Tag Archives: violence

The Rhetoric of Trans According to Popular Culture

Trigger Warning: This post discusses suicide and violence toward trans people.

This week the Williams Institute at UCLA released further analysis from the National Transgender Discrimination Survey conducted a couple of years ago with the National Task Force (formerly NGLTF). The point of analysis? Transgender suicide attempts, which the survey found had occurred in forty-one percent of the more than 6,000 responses. This would mean that suicide ideation—thinking about suicide or considering suicide—would be even higher (but these data weren’t captured in the survey itself). The Williams Institute analysts, Ann Haas, Philip Rogers, and Jody Herman (a dear friend of mine), looked at other correlations in the data in order to find any drivers for suicide attempts. You can read their full analysis at the link above.

In the context of this month’s completely inappropriate article in Grantland.com, in which an aspiring sportswriter outed a trans woman and in which that outing led to her suicide, it was declared by Bill Simmons, Grantland’s Editor-in-Chief, that they should have known better than to run the article in part because trans people have “an appallingly high rate of suicide.” I would argue that these carefully analyzed data show the reverse emphasis to be true—that transpeople are exposed to repeated instances of rejection, alienation, harassment, threats, and violence, and that suicidal ideation and attempts are a direct consequence of such stress. In other words, transgender and gender non-conforming people suffer from an appallingly high rate of abuse, including invasive journalism, as it turns out.

Given these data, I feel compelled to trace out some of the narratives and rhetoric around transition and about the trans community that lend to this sense of disrespect, vulnerability, and hopelessness. Read More…

Down the Rabbit-Hole

Let’s pretend violence is incomprehensible. Let’s pretend that the problem with guns isn’t about a lack of background checks or the extreme availability of weapons but with crazed madmen and an unabridged desire to kill people. Let’s pretend there is no relationship between NRA public relations and gun lobbying on Capitol Hill and the fact that Congress refuses to change gun laws even though 92 percent of Americans want to see universal background checks.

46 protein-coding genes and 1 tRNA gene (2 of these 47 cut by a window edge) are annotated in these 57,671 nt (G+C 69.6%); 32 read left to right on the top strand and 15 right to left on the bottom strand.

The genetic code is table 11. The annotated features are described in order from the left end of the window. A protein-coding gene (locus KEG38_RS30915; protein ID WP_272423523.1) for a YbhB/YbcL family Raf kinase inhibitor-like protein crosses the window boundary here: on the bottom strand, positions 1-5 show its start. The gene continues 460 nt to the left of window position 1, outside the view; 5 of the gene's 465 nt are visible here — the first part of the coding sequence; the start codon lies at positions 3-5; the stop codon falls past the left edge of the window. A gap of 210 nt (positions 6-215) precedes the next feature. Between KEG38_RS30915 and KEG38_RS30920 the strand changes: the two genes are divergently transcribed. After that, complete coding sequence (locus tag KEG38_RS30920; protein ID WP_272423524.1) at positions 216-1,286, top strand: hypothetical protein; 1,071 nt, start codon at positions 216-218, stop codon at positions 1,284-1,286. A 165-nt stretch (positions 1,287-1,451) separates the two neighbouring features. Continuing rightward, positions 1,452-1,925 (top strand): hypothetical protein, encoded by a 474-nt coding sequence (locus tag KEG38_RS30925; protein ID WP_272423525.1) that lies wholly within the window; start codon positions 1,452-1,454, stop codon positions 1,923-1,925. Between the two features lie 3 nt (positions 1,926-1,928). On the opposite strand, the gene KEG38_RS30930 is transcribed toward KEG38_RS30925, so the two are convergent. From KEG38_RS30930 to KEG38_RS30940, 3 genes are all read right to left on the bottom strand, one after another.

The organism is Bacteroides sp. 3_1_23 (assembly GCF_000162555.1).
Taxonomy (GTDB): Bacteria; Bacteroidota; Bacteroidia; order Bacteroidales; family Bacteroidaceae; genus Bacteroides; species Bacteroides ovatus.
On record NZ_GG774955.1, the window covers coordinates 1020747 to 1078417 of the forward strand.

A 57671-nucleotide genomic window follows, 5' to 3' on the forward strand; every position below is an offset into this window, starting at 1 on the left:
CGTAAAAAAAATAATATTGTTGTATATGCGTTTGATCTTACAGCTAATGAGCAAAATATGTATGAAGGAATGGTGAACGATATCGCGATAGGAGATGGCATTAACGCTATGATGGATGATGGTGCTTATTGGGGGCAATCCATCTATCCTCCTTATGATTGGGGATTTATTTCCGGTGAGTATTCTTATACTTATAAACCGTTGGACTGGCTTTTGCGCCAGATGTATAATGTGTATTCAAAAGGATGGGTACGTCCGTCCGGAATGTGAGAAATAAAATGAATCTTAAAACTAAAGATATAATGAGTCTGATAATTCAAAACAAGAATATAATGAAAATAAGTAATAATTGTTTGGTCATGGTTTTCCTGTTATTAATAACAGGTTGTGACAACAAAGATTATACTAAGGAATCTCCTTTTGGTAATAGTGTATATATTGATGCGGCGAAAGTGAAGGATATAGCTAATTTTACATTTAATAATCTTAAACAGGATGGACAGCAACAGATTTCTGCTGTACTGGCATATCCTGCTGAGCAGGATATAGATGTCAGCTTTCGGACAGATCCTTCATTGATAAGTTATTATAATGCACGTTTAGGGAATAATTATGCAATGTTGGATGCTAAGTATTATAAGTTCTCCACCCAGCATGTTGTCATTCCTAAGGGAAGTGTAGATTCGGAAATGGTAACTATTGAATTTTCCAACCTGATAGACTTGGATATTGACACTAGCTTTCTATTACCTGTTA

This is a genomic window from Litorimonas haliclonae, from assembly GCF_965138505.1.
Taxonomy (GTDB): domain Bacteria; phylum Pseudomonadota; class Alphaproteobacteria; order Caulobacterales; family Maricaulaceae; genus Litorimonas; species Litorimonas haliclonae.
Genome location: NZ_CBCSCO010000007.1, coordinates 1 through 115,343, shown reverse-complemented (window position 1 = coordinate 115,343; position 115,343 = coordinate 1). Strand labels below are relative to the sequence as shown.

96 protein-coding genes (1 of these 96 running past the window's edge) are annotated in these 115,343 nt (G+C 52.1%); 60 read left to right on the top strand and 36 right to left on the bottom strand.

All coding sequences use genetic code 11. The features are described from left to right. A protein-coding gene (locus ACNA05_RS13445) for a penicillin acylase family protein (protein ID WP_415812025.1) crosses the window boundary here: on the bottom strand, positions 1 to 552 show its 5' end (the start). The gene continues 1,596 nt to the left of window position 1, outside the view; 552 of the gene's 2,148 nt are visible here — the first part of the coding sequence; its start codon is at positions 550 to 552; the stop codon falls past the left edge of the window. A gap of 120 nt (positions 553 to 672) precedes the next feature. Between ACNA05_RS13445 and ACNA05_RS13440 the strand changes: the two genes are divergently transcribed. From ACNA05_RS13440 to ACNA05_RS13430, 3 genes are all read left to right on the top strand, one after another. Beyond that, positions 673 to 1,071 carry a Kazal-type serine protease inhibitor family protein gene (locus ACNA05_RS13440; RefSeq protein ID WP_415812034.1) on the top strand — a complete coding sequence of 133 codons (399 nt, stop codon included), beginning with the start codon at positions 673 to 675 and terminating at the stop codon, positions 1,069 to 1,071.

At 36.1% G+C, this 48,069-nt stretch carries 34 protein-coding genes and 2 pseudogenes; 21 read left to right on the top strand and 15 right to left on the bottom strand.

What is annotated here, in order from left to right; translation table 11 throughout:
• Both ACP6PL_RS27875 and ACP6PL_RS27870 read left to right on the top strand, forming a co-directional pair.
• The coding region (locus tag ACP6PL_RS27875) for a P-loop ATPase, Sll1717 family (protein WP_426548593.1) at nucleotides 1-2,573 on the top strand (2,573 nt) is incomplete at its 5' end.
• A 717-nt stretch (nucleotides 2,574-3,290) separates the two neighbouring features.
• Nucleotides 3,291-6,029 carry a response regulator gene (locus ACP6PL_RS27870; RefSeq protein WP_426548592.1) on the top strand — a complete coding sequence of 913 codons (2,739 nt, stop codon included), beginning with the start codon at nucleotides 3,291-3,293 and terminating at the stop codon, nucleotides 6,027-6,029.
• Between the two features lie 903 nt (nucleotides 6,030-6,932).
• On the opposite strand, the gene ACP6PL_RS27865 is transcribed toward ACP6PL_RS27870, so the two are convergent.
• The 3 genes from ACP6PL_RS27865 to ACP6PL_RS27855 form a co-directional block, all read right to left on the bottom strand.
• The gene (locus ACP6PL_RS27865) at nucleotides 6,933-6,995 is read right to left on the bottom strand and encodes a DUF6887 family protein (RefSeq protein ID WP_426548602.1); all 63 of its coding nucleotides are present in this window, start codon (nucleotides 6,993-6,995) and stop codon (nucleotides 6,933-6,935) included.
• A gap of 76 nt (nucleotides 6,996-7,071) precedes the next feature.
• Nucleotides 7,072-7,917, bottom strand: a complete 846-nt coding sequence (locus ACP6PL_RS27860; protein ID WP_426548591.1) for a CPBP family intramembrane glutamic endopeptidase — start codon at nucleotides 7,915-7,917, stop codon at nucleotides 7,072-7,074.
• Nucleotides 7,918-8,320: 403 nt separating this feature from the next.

Let’s pretend that bombing the finish line of a marathon is a great time to check to make sure that Tagg Romney is okay. Let’s pretend that the well funded news machine isn’t in competition with people’s photos posted on Twitter and Instagram. Let’s pretend that it’s okay to put out any garbage about the calamity still happening in Beantown and call it news–unchecked, unverified, unconnected with any journalistic integrity. Let’s pretend that social media doesn’t morph into one huge trigger for the survivors of 9/11, Newtown, Aurora, the London Underground, or the Madrid bombings. Let’s pretend though that the sight of blood on the sidewalk in those Twitter photos is even more gruesome to American viewers because our regular news is so sanitized, while bombings are a near-daily occurrence in places all over the world.

Let’s pretend that we’re not about to descend into politicized name-calling from both parties about Patriot Day and intelligence failures and President Obama’s failures as a leader. Let’s pretend that there won’t be spotlighted Senate hearings at taxpayer expense to examine how bombs could go off on US soil while we were celebrating achievement and American exceptionalism. Let’s pretend we’ll have a helpful conversation about violence and what fuels such anger among some people that they would take to calculating explosions at a sporting event. Let’s pretend those conversations will get us anywhere better as a people.